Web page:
• , Hwan Geun Choi
    • , Jae Won Chang
    •  & Nathanael S. Gray
  5. EMBL-EBI, Wellcome Trust Genome Campus, Cambridge CB10 1SD, UK

    • Francesco Iorio
    •  & Julio Saez-Rodriguez
  6. Laboratoire de génétique et biologie des cancers, Institut Curie, 75248 Paris, Cedex 05, France

    • Didier Surdez
    •  & Olivier Delattre
  7. Division of Experimental Pathology, Institute of Pathology, Centre Hospitalier Universitaire Vaudois (CHUV), 1005 Lausanne, Switzerland

    • Ivan Stamenkovic
  8. Howard Hughes Medical Institute, Chevy Chase, Maryland 20815, USA

    • Daniel A. Haber


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M.J.G., C.H.B., U.M. and S.V.S. supervised data collection. M.J.G., C.H.B., U.M. and S.R. supervised data analysis. C.D.G. and K.W.L. conceived and wrote the curve-fitting algorithm and performed the MANOVA; E.J.E. and S.R. performed elastic net analysis and analysed the data. P.G., I.R.T. and J.So. developed and managed screening databases with assistance from A.B. and W.Y.; S.J.H. performed most of the Ewing’s sarcoma related studies with contributions from D.S., A.D., X.L., F.K. and L.C., with I.S. and O.D. providing critical reagents; R.J.M., A.T.T., J.A.S., S.B., S.R.L., K.L., A.M.-D., J.L.B., X.M., T.M., H.T., L.R., F.J. and P.O’B. performed cell line screening experiments. S.P. performed MCL1 siRNA experiments. Q.L.,W.Z., T.Z., W.H., X.D., H.G.C. and J.W.C. synthesized screening compounds, and N.S.G. provided guidance on their selection and use; F.I. and J.S.-R. performed compound activity clustering; G.R.B. and H.D. performed cell line genotyping and genetic analysis; J.A.E. and J.B. provided guidance regarding clinical relevance of the work; M.J.G. and C.H.B. wrote the manuscript with major contributions from S.R., S.J.H. and U.M.; M.R.S., D.A.H., J.Se. and P.A.F. conceived the study, analysed the data and edited the manuscript.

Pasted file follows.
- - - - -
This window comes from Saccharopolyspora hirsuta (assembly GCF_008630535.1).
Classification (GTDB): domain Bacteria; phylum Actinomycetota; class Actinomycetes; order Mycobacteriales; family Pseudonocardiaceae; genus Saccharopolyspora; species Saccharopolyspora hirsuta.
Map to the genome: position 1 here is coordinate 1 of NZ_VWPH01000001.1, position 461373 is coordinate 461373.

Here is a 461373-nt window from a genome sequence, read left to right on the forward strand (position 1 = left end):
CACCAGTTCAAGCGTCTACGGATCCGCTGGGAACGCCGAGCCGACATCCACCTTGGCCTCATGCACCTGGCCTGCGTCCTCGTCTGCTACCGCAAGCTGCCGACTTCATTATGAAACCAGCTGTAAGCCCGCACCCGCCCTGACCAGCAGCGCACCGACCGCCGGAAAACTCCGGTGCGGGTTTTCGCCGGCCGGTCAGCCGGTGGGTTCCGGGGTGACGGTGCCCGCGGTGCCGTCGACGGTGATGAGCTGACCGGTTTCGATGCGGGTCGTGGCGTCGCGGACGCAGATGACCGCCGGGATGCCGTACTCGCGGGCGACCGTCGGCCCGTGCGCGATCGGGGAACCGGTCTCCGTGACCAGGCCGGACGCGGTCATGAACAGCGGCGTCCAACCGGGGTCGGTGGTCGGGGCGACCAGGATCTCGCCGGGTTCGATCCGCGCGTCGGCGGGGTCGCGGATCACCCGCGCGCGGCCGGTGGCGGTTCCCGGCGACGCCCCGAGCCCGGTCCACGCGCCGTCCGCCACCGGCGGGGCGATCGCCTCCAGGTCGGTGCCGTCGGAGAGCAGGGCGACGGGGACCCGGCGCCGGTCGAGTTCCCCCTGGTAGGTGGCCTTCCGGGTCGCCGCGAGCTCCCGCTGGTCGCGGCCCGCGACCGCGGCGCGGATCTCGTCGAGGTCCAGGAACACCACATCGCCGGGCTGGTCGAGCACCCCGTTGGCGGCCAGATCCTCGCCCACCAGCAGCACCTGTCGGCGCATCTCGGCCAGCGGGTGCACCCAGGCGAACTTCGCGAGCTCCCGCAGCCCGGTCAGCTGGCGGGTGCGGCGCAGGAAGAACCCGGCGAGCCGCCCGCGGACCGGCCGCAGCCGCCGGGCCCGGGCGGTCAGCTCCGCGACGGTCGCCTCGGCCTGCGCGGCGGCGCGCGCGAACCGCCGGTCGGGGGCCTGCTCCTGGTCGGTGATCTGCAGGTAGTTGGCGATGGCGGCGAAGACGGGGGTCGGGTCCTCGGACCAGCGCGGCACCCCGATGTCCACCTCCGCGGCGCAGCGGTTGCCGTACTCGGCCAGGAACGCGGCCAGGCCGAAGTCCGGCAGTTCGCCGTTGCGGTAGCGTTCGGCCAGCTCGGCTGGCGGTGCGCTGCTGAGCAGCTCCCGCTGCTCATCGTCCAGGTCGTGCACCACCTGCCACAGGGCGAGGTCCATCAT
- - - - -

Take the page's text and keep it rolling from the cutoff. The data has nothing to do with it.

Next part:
Competing interests

J.Se. is currently an employee of Genentech and is a shareholder of Roche.

Corresponding authors

Correspondence to Ultan McDermott or Cyril H. Benes.